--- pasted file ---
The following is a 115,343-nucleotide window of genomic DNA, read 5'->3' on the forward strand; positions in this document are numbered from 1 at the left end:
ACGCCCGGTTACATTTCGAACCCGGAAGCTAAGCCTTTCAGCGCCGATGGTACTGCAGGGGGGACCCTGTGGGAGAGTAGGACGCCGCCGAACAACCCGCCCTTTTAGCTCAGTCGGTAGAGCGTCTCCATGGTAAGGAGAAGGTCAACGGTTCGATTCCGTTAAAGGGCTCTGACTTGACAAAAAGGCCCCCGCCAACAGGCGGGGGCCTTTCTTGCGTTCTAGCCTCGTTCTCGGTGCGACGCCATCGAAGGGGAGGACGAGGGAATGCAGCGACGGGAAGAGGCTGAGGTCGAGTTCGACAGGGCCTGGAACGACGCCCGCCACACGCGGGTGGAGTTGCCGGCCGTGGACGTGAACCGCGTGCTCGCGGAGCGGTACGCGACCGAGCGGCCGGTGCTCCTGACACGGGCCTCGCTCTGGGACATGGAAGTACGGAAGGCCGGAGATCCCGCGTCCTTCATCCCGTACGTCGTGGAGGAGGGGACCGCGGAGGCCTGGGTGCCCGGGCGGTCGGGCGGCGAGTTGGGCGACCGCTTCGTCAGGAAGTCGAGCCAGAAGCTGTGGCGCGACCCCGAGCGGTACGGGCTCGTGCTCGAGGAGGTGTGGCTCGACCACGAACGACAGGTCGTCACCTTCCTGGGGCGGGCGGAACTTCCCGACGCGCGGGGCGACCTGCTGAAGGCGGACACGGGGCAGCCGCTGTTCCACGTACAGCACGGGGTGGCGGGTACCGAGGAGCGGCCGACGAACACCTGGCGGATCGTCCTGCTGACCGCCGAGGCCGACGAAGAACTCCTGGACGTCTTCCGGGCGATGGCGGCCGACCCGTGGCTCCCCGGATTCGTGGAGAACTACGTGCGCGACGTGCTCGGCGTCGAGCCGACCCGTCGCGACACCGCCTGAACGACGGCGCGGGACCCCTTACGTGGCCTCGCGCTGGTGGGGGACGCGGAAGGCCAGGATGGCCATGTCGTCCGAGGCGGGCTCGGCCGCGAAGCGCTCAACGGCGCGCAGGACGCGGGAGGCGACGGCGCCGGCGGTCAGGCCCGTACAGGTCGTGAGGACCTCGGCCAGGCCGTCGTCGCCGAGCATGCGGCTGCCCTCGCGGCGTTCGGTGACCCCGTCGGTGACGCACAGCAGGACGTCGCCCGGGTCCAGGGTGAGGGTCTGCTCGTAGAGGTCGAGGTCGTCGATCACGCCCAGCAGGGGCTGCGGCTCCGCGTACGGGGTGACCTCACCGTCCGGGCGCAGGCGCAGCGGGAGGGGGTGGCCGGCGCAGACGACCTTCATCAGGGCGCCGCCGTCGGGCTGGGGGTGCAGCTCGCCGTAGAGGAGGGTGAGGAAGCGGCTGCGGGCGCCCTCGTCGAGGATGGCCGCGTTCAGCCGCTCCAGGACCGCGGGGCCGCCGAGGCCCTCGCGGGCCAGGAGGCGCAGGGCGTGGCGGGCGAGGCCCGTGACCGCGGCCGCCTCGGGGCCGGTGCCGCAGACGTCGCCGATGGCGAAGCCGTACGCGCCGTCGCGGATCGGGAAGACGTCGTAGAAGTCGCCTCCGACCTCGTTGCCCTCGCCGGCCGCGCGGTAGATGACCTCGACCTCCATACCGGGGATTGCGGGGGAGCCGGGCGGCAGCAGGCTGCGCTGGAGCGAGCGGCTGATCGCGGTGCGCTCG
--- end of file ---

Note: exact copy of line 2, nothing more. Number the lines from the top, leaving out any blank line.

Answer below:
ACGCCCGGTTACATTTCGAACCCGGAAGCTAAGCCTTTCAGCGCCGATGGTACTGCAGGGGGGACCCTGTGGGAGAGTAGGACGCCGCCGAACAACCCGCCCTTTTAGCTCAGTCGGTAGAGCGTCTCCATGGTAAGGAGAAGGTCAACGGTTCGATTCCGTTAAAGGGCTCTGACTTGACAAAAAGGCCCCCGCCAACAGGCGGGGGCCTTTCTTGCGTTCTAGCCTCGTTCTCGGTGCGACGCCATCGAAGGGGAGGACGAGGGAATGCAGCGACGGGAAGAGGCTGAGGTCGAGTTCGACAGGGCCTGGAACGACGCCCGCCACACGCGGGTGGAGTTGCCGGCCGTGGACGTGAACCGCGTGCTCGCGGAGCGGTACGCGACCGAGCGGCCGGTGCTCCTGACACGGGCCTCGCTCTGGGACATGGAAGTACGGAAGGCCGGAGATCCCGCGTCCTTCATCCCGTACGTCGTGGAGGAGGGGACCGCGGAGGCCTGGGTGCCCGGGCGGTCGGGCGGCGAGTTGGGCGACCGCTTCGTCAGGAAGTCGAGCCAGAAGCTGTGGCGCGACCCCGAGCGGTACGGGCTCGTGCTCGAGGAGGTGTGGCTCGACCACGAACGACAGGTCGTCACCTTCCTGGGGCGGGCGGAACTTCCCGACGCGCGGGGCGACCTGCTGAAGGCGGACACGGGGCAGCCGCTGTTCCACGTACAGCACGGGGTGGCGGGTACCGAGGAGCGGCCGACGAACACCTGGCGGATCGTCCTGCTGACCGCCGAGGCCGACGAAGAACTCCTGGACGTCTTCCGGGCGATGGCGGCCGACCCGTGGCTCCCCGGATTCGTGGAGAACTACGTGCGCGACGTGCTCGGCGTCGAGCCGACCCGTCGCGACACCGCCTGAACGACGGCGCGGGACCCCTTACGTGGCCTCGCGCTGGTGGGGGACGCGGAAGGCCAGGATGGCCATGTCGTCCGAGGCGGGCTCGGCCGCGAAGCGCTCAACGGCGCGCAGGACGCGGGAGGCGACGGCGCCGGCGGTCAGGCCCGTACAGGTCGTGAGGACCTCGGCCAGGCCGTCGTCGCCGAGCATGCGGCTGCCCTCGCGGCGTTCGGTGACCCCGTCGGTGACGCACAGCAGGACGTCGCCCGGGTCCAGGGTGAGGGTCTGCTCGTAGAGGTCGAGGTCGTCGATCACGCCCAGCAGGGGCTGCGGCTCCGCGTACGGGGTGACCTCACCGTCCGGGCGCAGGCGCAGCGGGAGGGGGTGGCCGGCGCAGACGACCTTCATCAGGGCGCCGCCGTCGGGCTGGGGGTGCAGCTCGCCGTAGAGGAGGGTGAGGAAGCGGCTGCGGGCGCCCTCGTCGAGGATGGCCGCGTTCAGCCGCTCCAGGACCGCGGGGCCGCCGAGGCCCTCGCGGGCCAGGAGGCGCAGGGCGTGGCGGGCGAGGCCCGTGACCGCGGCCGCCTCGGGGCCGGTGCCGCAGACGTCGCCGATGGCGAAGCCGTACGCGCCGTCGCGGATCGGGAAGACGTCGTAGAAGTCGCCTCCGACCTCGTTGCCCTCGCCGGCCGCGCGGTAGATGACCTCGACCTCCATACCGGGGATTGCGGGGGAGCCGGGCGGCAGCAGGCTGCGCTGGAGCGAGCGGCTGATCGCGGTGCGCTCG